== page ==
"I was sitting in the back of the police van and the two white officers next to me started talking about some `wogs' and `coons' and how they probably robbed a bank to pay for their cars. It was if I was invisible," he said.
The officer, from a force in the North of England, had experienced what a series of reports and official inspections have identified as a national problem in the police service.
While there have undoubtedly been improvements in tackling it, the evidence from the Lawrence inquiry suggests that the service is light years away from an acceptable standard on race.
Jack Straw, the Home Secretary, is certain to use the inquiry's final report as a blueprint for reform among the forces in England and Wales. Over the next year chief constables are going to be told in clear terms to clean up their act.
Professor Simon Holdaway, of Sheffield University, who has interviewed many black, Asian and white officers in England, believes that widespread racism is due to the "occupational culture" of police work, which forces all officers to conform to a white status quo.
He added: "I believe that the racism has become more subtle and more underground."
Among the people he has interviewed was a white officer who said: "Bobbies used to talk in West Indian patois or refer to `niggers and pakis'." Asked whether an Asian officer might find this offensive he replied: "Yes, but it was all right because he was Asian, he was white really."
Another white officer said: "There's a lot of leg-pulling. I mean we've got an Irish guy and I take the mickey out of him. I take the mickey out of gypos. I wouldn't say everyone's a racist ..."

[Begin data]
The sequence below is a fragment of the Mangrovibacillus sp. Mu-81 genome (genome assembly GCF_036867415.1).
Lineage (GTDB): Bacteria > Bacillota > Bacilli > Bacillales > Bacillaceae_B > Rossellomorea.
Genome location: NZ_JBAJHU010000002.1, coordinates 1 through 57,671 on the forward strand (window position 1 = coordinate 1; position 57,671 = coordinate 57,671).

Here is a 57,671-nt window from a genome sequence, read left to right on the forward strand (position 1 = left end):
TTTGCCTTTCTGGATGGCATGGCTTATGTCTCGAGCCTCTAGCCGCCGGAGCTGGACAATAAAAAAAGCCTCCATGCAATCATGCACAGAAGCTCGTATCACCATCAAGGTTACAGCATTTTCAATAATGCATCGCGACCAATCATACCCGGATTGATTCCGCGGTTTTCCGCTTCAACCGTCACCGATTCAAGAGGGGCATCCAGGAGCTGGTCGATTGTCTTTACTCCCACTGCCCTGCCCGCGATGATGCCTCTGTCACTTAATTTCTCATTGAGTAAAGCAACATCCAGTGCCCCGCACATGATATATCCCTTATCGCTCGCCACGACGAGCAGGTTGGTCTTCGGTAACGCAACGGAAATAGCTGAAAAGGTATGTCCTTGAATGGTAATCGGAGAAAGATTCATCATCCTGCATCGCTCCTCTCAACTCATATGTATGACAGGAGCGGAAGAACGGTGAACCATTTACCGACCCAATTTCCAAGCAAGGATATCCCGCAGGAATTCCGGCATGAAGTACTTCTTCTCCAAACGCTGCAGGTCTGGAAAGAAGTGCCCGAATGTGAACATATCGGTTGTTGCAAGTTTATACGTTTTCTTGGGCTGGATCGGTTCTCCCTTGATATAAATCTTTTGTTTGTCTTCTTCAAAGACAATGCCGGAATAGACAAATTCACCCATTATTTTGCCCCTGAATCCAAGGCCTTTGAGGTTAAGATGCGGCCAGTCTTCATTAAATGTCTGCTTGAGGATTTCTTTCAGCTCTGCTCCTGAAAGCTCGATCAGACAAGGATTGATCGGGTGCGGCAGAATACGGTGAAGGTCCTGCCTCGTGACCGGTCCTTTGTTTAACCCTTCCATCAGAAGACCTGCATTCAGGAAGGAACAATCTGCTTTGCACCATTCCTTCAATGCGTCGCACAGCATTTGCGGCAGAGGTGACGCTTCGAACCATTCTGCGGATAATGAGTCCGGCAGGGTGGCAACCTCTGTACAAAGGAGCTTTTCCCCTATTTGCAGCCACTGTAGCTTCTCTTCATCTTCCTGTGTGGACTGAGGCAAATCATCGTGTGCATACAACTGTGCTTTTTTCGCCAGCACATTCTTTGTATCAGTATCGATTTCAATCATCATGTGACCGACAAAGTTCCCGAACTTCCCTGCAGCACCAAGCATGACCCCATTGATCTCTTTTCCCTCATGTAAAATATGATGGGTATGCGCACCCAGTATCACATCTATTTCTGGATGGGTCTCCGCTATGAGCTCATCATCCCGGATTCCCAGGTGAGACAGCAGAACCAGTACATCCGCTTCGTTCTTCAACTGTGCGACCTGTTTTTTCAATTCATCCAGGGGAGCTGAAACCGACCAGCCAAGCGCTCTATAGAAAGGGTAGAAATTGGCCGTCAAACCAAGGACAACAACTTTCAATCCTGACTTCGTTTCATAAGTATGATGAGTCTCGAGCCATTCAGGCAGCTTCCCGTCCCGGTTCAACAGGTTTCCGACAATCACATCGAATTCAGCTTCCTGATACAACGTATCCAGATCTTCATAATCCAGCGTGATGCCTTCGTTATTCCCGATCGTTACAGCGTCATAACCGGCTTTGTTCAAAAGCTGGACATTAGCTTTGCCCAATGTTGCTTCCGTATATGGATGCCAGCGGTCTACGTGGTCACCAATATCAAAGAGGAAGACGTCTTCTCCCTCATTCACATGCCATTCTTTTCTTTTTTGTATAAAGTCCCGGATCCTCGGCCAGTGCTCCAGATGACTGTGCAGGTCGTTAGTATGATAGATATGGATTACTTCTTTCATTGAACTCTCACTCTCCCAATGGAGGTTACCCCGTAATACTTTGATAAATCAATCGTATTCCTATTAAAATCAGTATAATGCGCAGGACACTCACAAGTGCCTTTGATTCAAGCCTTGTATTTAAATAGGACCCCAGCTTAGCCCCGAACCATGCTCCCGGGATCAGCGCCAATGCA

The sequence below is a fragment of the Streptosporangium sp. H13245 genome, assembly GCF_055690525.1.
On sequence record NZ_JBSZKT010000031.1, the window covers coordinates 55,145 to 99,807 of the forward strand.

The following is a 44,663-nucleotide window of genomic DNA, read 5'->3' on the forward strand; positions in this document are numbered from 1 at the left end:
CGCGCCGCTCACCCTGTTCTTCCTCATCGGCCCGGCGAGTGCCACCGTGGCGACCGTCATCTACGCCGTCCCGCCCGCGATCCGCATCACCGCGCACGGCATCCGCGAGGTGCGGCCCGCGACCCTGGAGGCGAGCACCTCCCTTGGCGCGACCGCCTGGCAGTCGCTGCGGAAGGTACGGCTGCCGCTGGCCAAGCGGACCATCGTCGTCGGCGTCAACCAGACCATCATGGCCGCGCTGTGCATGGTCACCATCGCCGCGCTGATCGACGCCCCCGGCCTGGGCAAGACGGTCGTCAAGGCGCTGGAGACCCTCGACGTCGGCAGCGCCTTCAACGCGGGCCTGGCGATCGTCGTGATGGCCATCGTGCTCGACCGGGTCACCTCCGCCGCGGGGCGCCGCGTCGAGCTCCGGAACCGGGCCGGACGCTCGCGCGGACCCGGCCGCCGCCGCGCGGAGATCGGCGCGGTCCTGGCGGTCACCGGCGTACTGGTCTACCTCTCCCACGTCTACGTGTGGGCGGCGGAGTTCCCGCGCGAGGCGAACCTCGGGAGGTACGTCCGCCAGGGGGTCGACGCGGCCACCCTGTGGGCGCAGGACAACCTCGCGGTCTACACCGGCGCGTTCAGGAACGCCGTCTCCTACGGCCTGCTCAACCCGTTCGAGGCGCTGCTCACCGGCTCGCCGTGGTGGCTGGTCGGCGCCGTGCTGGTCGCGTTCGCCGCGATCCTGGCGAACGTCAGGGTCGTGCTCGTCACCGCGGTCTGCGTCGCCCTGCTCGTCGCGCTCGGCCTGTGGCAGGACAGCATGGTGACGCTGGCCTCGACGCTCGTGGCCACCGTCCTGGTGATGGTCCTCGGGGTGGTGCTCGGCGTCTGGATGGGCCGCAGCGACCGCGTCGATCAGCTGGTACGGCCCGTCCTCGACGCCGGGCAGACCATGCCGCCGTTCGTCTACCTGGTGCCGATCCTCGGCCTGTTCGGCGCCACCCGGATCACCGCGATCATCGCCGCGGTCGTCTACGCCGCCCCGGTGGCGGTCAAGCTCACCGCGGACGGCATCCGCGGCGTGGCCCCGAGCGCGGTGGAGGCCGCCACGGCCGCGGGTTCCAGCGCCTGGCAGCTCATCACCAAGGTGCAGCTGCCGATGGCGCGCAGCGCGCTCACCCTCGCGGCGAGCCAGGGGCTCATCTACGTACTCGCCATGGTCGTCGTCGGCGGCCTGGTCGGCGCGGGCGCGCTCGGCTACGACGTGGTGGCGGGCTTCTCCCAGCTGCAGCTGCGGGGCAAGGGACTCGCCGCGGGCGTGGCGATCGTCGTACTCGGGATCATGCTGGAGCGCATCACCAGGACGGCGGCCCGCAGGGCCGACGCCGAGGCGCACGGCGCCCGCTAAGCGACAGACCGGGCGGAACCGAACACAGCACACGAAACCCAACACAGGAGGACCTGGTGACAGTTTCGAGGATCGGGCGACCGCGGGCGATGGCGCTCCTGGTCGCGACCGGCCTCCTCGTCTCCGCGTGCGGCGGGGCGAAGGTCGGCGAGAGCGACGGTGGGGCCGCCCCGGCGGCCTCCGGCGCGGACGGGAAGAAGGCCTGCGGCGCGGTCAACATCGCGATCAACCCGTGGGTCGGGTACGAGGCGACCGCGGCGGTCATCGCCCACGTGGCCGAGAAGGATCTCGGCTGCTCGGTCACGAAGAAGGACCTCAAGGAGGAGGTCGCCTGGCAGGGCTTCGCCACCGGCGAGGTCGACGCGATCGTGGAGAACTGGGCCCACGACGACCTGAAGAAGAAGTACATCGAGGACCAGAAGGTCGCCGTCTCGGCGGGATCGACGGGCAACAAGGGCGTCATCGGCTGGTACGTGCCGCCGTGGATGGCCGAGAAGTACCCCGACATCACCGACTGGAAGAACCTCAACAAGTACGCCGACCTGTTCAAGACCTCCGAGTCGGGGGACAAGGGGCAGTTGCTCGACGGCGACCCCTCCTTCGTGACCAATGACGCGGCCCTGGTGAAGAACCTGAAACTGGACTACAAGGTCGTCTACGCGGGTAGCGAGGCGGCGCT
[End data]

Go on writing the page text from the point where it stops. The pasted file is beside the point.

A black constable said: "I find more racism in the actual force and amongst colleagues than ... I've ever had in my whole life. But I accept it because if I don't then I can't do the job."
An Asian officer recalled: "With black people they saw them as trouble- makers, drug dealers, robbers and nothing else. With the Asians they saw them as fighting, streetwise wogs."
"I think through [each of] the 365 days of the year, barring holidays, I had some comment made about me being black," said another.
However several black officers told The Independent things had improved. A black woman in the Metropolitan Police said her colleagues were far more conscious of the race issue since the Lawrence inquiry. "They know if they start saying racist things they could lose their job. It has become quite a taboo subject," she said.
The Black Police Association has been credited with helping to push through reforms, although the extent of the struggle is illustrated by the association's treasurer, Inspector Leroy Logan, who told the Lawrence inquiry: "What is said in the canteen may not have been meant to be racist, but it impacts negatively on all of us."
A thematic study by the Inspectorate of Constabulary, published last year, found that racist attitudes were prevalent within the police.
Despite statements by police chiefs, such as Sir Paul Condon's assertion when he took over the Met five years ago that racism would not be tolerated, there is little evidence to show the message has filtered down to all rank and file officers.
The inspectorate's report noted that officers of sergeant and inspector rank - usually middle-aged men - were often "reluctant" to intervene or stop racist language and behaviour.
The Home Office is already preparing for sweeping reforms after publication of the Lawrence report, which has become the most important race relations inquiry since the Scarman report on the Brixton riots in 1981.
The number of black and Asian officers in England and Wales has increased from 339 in 1981 to 2,483 in 1998 but is still less than 2 per cent of the force.